When the Four Horsemen ride again

Climate change will have religious consequences, especially in the Global South.

Throughout history, societies have often understood great climatic events and disasters in religious terms, as signs of God’s anger. Such episodes have driven wide-ranging religious developments: enthusiastic revivalism, new apocalyptic or millenarian movements, and all too often the scapegoating and persecution of minorities.

In our time of unprecedented climate change, will we see some kind of environmentally oriented change in our churches and religious institutions? I expect that we will in some parts of the world—but probably not in the prosperous and economically developed parts. That’s because of a fundamental shift in modern consciousness.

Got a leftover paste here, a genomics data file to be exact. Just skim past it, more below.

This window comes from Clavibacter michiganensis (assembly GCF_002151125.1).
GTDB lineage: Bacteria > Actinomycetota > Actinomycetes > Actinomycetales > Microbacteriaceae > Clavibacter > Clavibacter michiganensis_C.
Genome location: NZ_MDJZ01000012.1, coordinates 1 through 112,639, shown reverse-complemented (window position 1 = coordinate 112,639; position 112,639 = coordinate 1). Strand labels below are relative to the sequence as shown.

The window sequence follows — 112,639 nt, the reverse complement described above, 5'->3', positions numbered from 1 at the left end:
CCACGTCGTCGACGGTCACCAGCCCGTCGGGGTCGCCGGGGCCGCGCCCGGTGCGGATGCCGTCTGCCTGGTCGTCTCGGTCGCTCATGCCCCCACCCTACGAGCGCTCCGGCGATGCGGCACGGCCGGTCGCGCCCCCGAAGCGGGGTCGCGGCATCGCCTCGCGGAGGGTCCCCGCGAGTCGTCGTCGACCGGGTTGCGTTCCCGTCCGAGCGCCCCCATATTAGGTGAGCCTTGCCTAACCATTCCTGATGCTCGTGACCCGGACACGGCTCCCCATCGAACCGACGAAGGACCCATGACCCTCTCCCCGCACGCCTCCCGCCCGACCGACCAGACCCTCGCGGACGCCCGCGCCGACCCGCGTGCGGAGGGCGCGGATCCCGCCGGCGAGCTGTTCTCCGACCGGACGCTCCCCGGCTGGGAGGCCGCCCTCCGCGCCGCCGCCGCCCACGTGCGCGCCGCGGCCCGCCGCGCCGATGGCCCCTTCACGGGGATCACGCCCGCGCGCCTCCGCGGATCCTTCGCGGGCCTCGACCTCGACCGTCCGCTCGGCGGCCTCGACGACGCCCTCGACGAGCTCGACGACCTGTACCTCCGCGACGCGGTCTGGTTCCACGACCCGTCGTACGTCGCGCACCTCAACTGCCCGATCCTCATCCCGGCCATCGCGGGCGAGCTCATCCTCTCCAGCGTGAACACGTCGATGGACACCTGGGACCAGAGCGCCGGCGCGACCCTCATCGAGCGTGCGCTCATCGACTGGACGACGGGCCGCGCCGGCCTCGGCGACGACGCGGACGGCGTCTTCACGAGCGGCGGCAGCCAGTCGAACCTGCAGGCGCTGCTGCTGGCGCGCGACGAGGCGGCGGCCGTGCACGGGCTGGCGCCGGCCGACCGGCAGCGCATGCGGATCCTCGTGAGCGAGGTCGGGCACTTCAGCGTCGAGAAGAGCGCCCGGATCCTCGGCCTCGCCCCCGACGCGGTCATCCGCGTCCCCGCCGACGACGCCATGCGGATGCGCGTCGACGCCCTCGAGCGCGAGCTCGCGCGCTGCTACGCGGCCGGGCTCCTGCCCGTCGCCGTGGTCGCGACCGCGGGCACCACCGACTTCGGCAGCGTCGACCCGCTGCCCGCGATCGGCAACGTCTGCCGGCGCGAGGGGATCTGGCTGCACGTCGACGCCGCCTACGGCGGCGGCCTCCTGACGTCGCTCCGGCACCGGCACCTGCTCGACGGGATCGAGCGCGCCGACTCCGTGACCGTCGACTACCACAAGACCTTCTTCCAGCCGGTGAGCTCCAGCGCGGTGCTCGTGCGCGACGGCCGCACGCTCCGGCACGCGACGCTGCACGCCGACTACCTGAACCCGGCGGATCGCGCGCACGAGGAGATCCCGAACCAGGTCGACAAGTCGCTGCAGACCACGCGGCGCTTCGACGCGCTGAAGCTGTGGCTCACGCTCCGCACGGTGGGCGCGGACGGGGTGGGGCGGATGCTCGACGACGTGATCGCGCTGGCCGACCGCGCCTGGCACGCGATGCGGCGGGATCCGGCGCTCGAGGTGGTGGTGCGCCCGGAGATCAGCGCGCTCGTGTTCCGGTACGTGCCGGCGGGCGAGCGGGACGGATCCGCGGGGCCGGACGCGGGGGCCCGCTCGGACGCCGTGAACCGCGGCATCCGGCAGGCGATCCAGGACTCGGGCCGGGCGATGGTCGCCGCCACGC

Across the Global South, populous and mainly poor societies will suffer the most acute effects of global warming, and these changes likely will have broadly religious consequences. These are likely to include the intensification of religious violence across much of Africa and the rise of uncompromising militant sects. The consequences may recall the harsh experiences of early modern Europe: think of the Four Horsemen, of famine, plague, death, and war. We might even see a broad upsurge in anti-witchcraft movements, as societies seek culprits for the travails that they are suffering.